Explore traditional fishing techniques at the Tunnara Museum

The Tunnara Museum in Mellieħa is one of those easy-to-miss places of interest, that are actually really worth a visit as it explores one of our Islands’ lesser-known customs, that of the mattanza.
Photo: TripAdvisor

We all know that the village of Mellieħa is home to some of Malta’s most beautiful stretches of sandy beaches, so it would make sense for it to also be home to one of our more unique, if lesser-known, museums dedicated to a traditional fishing technique.

The Tunnara Museum is located inside the Mellieħa Bay Battery, which some of you may know by its other names, which are ir-Rasus Battery or the Mellieħa Right Battery. This was a fort built by the Knights of the Order of St John between 1715 and 1716, a date which sits round about the middle of the stretch of time the museum covers.

See, the Tunnara Museum is dedicated to the mattanza, a tuna fishing technique that sees fishers trap tuna in large nets to exhaust them before pulling them out of the sea. This technique is quite localised to the Mediterranean and is believed to date back to the Phoenicians.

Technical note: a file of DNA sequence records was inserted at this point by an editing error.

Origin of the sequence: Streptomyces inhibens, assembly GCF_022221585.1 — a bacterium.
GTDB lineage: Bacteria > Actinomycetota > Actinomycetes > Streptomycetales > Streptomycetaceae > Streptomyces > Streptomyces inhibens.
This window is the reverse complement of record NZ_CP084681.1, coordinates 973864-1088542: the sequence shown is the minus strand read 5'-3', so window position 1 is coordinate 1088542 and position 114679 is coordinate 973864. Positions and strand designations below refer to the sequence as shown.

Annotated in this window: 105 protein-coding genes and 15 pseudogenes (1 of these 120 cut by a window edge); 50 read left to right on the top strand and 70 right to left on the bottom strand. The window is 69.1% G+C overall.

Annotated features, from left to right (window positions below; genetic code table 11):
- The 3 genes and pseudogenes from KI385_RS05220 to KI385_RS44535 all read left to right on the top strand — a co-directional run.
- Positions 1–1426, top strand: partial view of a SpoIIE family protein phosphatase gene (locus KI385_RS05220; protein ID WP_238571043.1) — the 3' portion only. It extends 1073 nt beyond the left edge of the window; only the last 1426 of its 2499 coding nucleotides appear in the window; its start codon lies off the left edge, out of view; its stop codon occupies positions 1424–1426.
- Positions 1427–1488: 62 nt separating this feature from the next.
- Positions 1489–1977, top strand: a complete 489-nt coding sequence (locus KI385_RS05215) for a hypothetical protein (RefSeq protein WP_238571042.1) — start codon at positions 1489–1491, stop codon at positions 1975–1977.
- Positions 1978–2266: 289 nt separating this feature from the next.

Over the years, the mattanza, which is Italian for ‘slaughter’, became popular across Sicily, south Italy, Sardinia, Morocco, Spain, Portugal and, of course, our very own islands. The museum explores this tradition from the Middle Ages all the way to the present day through a series of original artefacts used in this fishing method, as well as others related to the history of the building. 

Having said that, we should also give you a word of warning. This museum is rather small, and the opening hours are rather sporadic. We’ll forgive them that, however, especially since it’s run by a group of volunteers who go above and beyond their duty to offer visitors a worthy attraction when open. So, our advice is, if you’re in the Mellieħa area, pop round to visit!

The Tunnara Museum’s current opening hours, as listed by Visit Malta, are Mon, Tue, Fri, 10am-12pm; and Wed, Thurs, Sat 2.30-5pm. Opening times may vary. To read other Sunday Circle magazine features check out this piece about the Zabbar Sanctuary Museum.

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